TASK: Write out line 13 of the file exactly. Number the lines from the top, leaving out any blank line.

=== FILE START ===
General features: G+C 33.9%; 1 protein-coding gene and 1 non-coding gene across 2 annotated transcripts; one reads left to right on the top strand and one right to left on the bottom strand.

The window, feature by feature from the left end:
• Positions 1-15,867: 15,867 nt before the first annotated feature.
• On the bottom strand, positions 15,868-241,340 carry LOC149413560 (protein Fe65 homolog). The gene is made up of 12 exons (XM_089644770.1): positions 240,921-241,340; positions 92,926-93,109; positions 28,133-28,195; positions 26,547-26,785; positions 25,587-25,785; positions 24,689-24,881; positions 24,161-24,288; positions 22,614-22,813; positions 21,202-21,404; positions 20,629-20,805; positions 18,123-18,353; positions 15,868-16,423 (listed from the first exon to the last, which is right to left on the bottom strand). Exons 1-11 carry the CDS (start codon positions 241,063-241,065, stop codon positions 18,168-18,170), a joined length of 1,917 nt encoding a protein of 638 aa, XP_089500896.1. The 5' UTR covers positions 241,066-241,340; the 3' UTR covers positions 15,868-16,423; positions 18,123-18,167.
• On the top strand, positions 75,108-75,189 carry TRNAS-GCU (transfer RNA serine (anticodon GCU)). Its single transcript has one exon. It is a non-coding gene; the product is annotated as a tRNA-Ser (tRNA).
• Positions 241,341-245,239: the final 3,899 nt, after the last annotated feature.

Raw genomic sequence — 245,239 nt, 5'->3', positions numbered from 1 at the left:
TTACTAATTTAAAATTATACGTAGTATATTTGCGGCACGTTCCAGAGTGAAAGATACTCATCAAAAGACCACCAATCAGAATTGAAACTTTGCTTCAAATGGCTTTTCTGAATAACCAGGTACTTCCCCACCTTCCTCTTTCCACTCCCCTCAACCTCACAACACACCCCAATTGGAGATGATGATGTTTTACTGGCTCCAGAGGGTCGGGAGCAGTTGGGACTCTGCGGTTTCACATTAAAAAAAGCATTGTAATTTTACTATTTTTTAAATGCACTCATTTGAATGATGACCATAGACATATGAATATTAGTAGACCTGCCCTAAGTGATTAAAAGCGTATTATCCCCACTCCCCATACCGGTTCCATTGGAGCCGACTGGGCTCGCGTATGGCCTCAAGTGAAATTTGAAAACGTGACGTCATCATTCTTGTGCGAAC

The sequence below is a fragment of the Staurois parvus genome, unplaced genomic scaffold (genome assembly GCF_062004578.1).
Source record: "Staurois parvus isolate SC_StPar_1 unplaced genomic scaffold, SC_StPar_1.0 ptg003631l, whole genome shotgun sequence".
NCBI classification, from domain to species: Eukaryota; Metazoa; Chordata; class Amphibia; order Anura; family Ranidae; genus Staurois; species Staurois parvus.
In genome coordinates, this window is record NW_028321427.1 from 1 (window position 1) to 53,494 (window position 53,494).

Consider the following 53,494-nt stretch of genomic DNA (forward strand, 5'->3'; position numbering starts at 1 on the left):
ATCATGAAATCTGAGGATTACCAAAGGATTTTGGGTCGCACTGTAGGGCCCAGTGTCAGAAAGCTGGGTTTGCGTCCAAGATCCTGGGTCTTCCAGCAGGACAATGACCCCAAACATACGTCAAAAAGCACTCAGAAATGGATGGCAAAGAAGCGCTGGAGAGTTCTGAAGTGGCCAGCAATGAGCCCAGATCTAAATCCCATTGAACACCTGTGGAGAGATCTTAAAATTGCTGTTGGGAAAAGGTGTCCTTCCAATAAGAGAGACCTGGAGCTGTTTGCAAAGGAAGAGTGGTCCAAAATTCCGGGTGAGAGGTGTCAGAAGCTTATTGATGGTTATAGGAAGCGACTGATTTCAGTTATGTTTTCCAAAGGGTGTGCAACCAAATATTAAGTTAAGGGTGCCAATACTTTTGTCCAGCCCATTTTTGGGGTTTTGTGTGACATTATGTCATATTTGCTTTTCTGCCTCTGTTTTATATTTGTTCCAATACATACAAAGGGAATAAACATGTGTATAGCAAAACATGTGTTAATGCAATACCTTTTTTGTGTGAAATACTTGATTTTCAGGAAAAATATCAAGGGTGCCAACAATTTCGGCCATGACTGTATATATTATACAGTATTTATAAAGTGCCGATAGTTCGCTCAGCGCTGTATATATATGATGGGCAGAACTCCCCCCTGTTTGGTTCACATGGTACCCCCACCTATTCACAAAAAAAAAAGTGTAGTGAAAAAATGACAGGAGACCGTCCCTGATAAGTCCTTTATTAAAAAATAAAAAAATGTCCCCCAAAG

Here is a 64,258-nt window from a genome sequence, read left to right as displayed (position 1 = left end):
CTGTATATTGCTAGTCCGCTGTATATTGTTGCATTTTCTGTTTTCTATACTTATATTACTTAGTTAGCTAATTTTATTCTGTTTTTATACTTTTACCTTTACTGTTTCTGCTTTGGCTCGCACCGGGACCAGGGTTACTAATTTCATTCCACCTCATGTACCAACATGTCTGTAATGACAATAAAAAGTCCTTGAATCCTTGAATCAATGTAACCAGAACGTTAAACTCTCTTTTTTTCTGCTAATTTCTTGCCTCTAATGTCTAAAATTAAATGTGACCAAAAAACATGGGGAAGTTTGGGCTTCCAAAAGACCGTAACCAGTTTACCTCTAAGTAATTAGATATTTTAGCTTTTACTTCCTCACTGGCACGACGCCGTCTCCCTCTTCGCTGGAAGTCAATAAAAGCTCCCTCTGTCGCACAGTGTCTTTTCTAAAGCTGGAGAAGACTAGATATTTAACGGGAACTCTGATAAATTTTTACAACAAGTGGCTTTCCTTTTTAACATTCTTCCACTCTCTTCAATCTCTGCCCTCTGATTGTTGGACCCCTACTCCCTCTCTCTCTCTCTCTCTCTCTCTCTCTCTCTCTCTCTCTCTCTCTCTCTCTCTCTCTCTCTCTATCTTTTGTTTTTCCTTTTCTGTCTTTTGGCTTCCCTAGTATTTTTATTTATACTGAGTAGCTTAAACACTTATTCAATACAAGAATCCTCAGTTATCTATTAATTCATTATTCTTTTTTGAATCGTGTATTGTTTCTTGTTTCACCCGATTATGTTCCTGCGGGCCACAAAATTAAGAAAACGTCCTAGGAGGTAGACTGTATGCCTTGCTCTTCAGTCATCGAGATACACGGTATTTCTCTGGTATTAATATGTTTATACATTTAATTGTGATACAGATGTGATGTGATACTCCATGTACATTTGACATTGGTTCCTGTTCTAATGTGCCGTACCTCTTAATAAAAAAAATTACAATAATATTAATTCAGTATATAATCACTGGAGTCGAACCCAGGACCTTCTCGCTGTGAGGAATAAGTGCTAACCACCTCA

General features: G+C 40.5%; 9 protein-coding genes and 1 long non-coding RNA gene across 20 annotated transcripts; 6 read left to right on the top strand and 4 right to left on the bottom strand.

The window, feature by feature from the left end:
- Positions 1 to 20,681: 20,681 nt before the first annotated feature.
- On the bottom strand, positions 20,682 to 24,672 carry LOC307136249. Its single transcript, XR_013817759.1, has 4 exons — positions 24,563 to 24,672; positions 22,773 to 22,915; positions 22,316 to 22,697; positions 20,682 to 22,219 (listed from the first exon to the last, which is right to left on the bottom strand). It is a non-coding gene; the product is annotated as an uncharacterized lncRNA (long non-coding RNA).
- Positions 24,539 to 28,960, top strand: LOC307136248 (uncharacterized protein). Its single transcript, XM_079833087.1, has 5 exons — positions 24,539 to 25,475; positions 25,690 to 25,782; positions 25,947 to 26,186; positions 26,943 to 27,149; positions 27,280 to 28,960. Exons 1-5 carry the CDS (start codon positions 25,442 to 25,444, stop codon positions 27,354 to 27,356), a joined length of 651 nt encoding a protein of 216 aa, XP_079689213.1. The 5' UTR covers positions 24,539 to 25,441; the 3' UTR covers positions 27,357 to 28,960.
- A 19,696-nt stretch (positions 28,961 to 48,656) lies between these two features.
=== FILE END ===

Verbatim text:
Consider the following 53,494-nt stretch of genomic DNA (forward strand, 5'->3'; position numbering starts at 1 on the left):